When the market is more unpredictable than the crop, revenues in a recession can dry up quickly for farmers.
"Because a lot of our input costs have sky rocketed, fertilizer costs have gone up, fuel costs have gone up," said Roger Betz, of the Michigan State University Extension.
But a new program called ACRE, or Average Crop Revenue Election, as part of the 2008 Farm Bill will act as a subsidy for farmers based on the state's revenue as determined by national average price times the yield of corn, soy and other crops.
"If it falls below 90 percent of the previous two years average, then that triggers a potential payment for farmers," Betz said.
Payments that could bring in millions of for Michigan's agriculture industry says Roger Betz of the MSU Extension, and bring in hundreds of dollars for local farmers to help manage their risk.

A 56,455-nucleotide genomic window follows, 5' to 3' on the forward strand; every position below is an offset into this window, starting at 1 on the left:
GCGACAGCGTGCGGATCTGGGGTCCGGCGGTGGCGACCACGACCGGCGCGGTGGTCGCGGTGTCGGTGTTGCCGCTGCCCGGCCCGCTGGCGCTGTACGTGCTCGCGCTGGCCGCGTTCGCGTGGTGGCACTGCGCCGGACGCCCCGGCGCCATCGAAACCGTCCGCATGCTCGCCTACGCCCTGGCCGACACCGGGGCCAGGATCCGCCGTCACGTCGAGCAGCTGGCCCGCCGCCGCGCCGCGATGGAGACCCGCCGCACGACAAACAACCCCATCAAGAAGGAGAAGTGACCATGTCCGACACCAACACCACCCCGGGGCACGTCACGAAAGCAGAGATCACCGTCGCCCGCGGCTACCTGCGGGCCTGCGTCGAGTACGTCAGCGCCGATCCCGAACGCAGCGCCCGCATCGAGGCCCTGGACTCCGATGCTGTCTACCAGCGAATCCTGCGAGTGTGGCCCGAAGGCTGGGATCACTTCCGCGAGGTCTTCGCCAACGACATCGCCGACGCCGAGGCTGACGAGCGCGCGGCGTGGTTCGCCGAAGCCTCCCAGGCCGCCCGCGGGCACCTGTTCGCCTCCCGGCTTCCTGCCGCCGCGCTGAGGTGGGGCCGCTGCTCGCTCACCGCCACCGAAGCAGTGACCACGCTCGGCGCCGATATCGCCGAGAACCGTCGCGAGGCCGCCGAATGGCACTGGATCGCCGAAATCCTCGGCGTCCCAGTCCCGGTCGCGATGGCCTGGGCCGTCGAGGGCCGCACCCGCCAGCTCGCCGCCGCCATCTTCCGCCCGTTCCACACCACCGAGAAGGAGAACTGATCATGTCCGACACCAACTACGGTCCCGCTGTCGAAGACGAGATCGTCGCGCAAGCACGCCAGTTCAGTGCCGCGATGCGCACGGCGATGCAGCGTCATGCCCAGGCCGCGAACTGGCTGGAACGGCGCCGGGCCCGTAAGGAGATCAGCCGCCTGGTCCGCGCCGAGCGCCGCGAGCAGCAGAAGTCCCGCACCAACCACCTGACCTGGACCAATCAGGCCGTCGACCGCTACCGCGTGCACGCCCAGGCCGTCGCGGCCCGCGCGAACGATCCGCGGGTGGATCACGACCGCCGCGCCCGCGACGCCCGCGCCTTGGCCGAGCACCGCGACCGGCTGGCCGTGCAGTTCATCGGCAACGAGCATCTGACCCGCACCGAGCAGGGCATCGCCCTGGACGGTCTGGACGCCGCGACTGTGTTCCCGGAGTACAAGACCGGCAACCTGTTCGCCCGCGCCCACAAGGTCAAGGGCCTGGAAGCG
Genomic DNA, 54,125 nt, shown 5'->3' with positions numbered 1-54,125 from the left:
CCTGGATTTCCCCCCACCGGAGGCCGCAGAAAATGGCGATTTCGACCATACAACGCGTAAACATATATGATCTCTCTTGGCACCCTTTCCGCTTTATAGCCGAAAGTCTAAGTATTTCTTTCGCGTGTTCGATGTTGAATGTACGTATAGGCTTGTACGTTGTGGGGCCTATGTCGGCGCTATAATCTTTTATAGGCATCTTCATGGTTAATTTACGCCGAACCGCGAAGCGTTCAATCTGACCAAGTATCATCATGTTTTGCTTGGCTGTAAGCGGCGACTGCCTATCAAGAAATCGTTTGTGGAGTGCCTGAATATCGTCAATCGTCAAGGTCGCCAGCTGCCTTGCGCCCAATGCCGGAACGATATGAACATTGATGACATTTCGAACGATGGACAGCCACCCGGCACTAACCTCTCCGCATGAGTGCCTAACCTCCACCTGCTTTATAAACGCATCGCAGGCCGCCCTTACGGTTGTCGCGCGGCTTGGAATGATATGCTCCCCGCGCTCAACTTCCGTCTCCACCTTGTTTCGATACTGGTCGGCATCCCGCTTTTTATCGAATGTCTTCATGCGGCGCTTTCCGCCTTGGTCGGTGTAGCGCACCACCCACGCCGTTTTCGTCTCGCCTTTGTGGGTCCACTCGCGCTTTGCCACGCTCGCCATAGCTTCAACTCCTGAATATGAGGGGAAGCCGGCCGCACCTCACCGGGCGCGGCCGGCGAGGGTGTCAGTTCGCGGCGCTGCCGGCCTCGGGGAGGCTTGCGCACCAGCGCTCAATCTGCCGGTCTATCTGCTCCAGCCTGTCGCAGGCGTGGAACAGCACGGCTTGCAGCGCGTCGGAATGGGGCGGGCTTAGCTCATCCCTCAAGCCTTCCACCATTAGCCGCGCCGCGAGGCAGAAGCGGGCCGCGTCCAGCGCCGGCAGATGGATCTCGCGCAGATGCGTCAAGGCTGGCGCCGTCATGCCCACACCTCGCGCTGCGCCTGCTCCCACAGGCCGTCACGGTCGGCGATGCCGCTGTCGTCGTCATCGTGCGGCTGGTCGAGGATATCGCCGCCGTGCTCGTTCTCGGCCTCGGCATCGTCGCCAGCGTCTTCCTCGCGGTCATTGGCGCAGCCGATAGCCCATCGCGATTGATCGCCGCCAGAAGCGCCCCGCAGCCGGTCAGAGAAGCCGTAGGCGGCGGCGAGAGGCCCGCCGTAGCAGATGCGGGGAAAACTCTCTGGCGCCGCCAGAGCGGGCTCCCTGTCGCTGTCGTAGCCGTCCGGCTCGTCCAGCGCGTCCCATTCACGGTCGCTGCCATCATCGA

"If we had just and average yield in Michigan, we're looking at a $60 to $70 payment per acre on your corn-based acres," Betz said.
So is the ACRE program for you? That's the question officials from the Farm Bureau and the MSU Extension will be answering in a series of meetings to educate farmers about the program.
"The meetings we have coming up are designed to educate farmers on what the benefits are of this program," Betz said.
While the payments wouldn't kick in until October of 2010, the deadline is August 14, 2009. Betz says while farmers do give up 20 percent of their direct payments, the small sacrifice will mean big help based on future projections.
"The odds are that it will pay and make up for the loss of revenue, even for the next four years, and this program is designed to help farmers manage their risk so, we have more of a steady flow of income from year to year," Betz said.
An informational meeting is being held Monday, July 27 at the Monsanto Research Farm at 474 S. Onondaga Road in Mason. You must apply for the ACRE program in person at your local Farm Service Agency by Aug. 14.